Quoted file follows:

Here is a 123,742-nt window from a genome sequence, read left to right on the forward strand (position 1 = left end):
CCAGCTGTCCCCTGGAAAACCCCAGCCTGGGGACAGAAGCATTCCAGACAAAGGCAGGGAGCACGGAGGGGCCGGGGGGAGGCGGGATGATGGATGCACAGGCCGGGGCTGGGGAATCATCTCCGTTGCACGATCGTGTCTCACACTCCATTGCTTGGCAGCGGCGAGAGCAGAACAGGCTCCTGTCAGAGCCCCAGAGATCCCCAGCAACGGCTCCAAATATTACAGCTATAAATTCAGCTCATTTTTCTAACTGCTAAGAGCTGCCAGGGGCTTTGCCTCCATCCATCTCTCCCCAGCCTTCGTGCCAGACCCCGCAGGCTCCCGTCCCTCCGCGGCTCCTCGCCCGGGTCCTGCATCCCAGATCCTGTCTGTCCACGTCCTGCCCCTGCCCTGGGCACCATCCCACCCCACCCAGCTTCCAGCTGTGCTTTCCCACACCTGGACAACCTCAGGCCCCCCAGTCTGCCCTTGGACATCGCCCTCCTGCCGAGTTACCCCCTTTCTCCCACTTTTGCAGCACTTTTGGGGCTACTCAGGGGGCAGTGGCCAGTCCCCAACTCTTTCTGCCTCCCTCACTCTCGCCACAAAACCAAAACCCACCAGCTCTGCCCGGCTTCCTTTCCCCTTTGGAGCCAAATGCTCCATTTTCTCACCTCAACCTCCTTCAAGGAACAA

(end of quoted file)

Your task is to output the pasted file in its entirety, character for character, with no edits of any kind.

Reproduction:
Here is a 123,742-nt window from a genome sequence, read left to right on the forward strand (position 1 = left end):
CCAGCTGTCCCCTGGAAAACCCCAGCCTGGGGACAGAAGCATTCCAGACAAAGGCAGGGAGCACGGAGGGGCCGGGGGGAGGCGGGATGATGGATGCACAGGCCGGGGCTGGGGAATCATCTCCGTTGCACGATCGTGTCTCACACTCCATTGCTTGGCAGCGGCGAGAGCAGAACAGGCTCCTGTCAGAGCCCCAGAGATCCCCAGCAACGGCTCCAAATATTACAGCTATAAATTCAGCTCATTTTTCTAACTGCTAAGAGCTGCCAGGGGCTTTGCCTCCATCCATCTCTCCCCAGCCTTCGTGCCAGACCCCGCAGGCTCCCGTCCCTCCGCGGCTCCTCGCCCGGGTCCTGCATCCCAGATCCTGTCTGTCCACGTCCTGCCCCTGCCCTGGGCACCATCCCACCCCACCCAGCTTCCAGCTGTGCTTTCCCACACCTGGACAACCTCAGGCCCCCCAGTCTGCCCTTGGACATCGCCCTCCTGCCGAGTTACCCCCTTTCTCCCACTTTTGCAGCACTTTTGGGGCTACTCAGGGGGCAGTGGCCAGTCCCCAACTCTTTCTGCCTCCCTCACTCTCGCCACAAAACCAAAACCCACCAGCTCTGCCCGGCTTCCTTTCCCCTTTGGAGCCAAATGCTCCATTTTCTCACCTCAACCTCCTTCAAGGAACAA